Thursday, May 8, 2008

Research and Note-taking Tools

A person on the BibleWorks forum asked what others were doing to take and organize notes as they did research. The person was hoping to do so within the BW7 editor. This would certainly work, but, as the person noted, it would take some forethought about directory structure in order to organize the notes efficiently. There is an effective "Find" feature in BW7 that would allow for later searching. One can also set up notes within Logos, of course, and you can work with those notes more easily by grabbing the free DomiNotez "note enhancer for Libronix."

It is great to have all your Bible-related notes in a single place, but neither of the note taking editors in BW7 or Logos (or any other Bible software program) are well suited for collecting research notes on books or articles. So what else is available? I have previously blogged about bibliographic tools (here and here), but we are interested more here in research and note-taking tools.

My two favorite tools are 1) the combination of Orbis (a free-form text-retrieval system) and Ibidem (the bibliographic database) with NotaBene and 2) Zotero.

Orbis is outstanding and is well structured in connecting notes to their origins and also quite versatile in composing free-standing notes. It basically is creating a textual database with sophisticated search functions. The drawbacks: it will cost you somewhere around $200-400, and it will take a commitment (but potentially a very worthwhile one)to learn how to use NotaBene.

Zotero continues to expand its capabilities, and it is free. Using the Vertov plugin, Zotero can even be used to annotate a wide range of media. I have also noted how to keep Zotero synced across any number of computers using FolderShare. Zotero works great for inserting end/footnotes and for generating bibliographies in MSWord and OpenOffice, and you can even download an addin that formats everything according to the SBL stylesheet. (Read about it here and my observation that it was having trouble adding page numbers. If you install the Zotero Development XPI, it works just fine. This is a one-click installation, so it is easy to do, but note that there are some language restrictions.) The drawbacks: you need to be using Firefox, and there is a little extra work to keep it synced across multiple computers.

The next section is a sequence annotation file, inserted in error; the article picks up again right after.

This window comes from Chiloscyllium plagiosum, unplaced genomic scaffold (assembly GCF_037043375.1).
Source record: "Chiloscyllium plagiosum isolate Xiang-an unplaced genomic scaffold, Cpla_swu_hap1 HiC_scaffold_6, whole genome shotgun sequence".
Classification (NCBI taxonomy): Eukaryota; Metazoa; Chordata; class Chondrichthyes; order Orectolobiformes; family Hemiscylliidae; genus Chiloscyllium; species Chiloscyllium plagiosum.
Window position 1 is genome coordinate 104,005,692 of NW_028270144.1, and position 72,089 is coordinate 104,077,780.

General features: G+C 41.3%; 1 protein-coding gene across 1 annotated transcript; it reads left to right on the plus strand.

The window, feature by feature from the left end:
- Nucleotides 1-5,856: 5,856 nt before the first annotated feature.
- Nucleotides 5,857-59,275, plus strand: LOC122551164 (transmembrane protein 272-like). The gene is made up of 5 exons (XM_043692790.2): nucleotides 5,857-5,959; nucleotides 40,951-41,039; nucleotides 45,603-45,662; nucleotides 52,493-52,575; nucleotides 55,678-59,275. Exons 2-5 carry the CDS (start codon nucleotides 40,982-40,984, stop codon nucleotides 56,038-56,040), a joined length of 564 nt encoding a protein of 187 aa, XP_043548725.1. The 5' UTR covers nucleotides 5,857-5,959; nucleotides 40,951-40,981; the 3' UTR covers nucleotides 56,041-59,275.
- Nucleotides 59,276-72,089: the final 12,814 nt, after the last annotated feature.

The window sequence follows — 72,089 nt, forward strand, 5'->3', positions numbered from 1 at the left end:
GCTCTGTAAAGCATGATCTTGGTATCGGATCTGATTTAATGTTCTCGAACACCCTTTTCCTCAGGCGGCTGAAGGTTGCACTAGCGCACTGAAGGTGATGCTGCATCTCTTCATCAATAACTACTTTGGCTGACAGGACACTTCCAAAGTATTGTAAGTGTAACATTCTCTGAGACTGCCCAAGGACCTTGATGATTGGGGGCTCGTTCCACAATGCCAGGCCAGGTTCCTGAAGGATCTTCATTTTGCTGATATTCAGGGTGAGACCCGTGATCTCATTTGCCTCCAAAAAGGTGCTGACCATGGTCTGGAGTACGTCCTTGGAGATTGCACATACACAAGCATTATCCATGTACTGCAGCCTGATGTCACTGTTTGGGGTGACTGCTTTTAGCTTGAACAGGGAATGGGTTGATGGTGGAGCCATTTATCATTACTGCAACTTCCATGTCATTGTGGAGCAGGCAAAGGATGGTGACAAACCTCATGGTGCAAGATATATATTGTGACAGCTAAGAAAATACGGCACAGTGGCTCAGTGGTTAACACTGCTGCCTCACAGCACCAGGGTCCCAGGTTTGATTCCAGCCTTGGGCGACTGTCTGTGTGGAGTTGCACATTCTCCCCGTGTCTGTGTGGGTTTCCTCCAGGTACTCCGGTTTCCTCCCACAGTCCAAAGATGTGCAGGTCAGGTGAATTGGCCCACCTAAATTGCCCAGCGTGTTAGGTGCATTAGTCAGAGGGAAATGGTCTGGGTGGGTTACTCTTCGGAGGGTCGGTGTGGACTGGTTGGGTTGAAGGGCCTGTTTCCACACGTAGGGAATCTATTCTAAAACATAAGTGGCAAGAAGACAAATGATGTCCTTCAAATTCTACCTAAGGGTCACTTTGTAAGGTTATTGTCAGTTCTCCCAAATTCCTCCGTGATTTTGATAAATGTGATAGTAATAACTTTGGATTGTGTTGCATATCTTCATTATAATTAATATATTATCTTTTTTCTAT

So, Zotero is great as a bibliographic tool, but what about its use as a research and note taking tool? Take a look at the graphic below. (Click to expand.)



Books can easily be added through a site like Amazon with all their bibliographic information included. Web articles or pages are easy to add, and one can also add standalone notes. Once the items have been added to your library, you then have multiple ways of organizing and annotating them. You can create Collections to organize the items, and items can be dragged/dropped into multiple collections or subcollections. You can add a note to it or attach any other resource, either online or one located on your computer. You can also add tags which will prove to be useful later in searching. You can also link the item to related items in your library. When it comes to finding / retrieving the info you want, note that you can click on one of your collections and see just those items. You can search using the tags you have applied. You can also use the search box to search your items. Note that this search also includes the full text on the web pages you have in your library! If that isn't enough, there is also an advanced search that uses Boolean operators and searches on any field you choose. It is a pretty amazing tool...

Bottom line: If you are using NotaBene, Orbis and Ibidem are the way to go. Everyone else should really look at Zotero.

I have a couple of bonus options for you in my next post!

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